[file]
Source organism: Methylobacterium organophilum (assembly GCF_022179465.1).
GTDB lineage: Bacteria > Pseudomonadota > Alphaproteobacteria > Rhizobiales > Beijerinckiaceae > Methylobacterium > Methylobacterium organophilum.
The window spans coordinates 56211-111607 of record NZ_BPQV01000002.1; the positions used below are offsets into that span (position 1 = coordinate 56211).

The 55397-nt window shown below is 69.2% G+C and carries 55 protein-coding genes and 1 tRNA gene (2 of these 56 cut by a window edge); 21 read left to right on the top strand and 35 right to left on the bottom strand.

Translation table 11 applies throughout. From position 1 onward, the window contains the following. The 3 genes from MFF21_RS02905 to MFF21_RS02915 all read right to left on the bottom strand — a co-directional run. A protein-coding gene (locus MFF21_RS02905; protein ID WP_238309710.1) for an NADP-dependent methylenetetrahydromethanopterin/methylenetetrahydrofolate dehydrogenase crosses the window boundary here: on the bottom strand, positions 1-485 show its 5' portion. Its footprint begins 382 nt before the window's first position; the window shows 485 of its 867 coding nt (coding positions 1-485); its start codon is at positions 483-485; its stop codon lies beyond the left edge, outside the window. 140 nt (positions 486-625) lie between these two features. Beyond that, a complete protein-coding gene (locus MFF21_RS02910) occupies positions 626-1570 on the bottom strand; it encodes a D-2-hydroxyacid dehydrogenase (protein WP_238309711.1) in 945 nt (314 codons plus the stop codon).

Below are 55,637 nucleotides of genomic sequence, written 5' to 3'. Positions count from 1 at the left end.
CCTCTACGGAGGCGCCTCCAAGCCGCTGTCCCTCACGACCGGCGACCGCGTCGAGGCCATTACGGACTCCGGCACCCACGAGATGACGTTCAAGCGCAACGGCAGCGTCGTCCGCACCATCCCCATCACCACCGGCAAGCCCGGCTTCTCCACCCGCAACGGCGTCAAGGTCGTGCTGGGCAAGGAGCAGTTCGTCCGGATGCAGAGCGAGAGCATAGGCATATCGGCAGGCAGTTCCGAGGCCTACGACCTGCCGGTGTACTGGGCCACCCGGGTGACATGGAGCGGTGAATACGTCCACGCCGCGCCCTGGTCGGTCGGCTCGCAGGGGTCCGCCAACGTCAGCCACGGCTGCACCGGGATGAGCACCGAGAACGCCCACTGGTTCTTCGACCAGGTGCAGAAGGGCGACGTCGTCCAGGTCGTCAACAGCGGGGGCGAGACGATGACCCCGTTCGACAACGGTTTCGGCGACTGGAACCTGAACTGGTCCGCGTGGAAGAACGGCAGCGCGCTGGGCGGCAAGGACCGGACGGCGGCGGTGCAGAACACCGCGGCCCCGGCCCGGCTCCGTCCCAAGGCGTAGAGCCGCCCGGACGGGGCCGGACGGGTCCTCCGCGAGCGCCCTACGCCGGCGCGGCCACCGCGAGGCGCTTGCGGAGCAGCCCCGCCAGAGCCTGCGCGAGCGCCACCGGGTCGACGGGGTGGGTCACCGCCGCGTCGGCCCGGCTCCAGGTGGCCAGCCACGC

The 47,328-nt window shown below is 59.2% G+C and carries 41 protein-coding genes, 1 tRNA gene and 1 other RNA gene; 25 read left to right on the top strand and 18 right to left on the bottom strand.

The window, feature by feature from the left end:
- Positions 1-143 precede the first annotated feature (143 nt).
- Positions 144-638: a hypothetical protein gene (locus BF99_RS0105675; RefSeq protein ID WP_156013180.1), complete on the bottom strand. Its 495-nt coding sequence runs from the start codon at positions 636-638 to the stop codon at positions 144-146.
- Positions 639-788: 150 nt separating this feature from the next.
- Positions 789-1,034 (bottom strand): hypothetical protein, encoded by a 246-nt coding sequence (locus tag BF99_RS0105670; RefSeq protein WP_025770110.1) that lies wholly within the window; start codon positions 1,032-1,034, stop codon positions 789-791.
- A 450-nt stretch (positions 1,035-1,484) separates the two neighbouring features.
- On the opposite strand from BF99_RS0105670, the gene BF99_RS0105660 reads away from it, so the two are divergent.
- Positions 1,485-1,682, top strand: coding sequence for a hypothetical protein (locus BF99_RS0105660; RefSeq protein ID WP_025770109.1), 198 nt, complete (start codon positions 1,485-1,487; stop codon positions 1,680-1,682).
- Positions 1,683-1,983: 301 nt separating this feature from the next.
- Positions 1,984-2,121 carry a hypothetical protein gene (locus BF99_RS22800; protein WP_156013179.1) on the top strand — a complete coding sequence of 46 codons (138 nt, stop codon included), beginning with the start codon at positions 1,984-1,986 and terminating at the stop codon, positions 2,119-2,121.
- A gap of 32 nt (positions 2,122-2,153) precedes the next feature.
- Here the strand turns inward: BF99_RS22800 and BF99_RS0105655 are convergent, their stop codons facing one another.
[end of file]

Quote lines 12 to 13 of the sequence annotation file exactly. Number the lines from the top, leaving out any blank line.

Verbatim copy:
- Positions 639-788: 150 nt separating this feature from the next.
- Positions 789-1,034 (bottom strand): hypothetical protein, encoded by a 246-nt coding sequence (locus tag BF99_RS0105670; RefSeq protein WP_025770110.1) that lies wholly within the window; start codon positions 1,032-1,034, stop codon positions 789-791.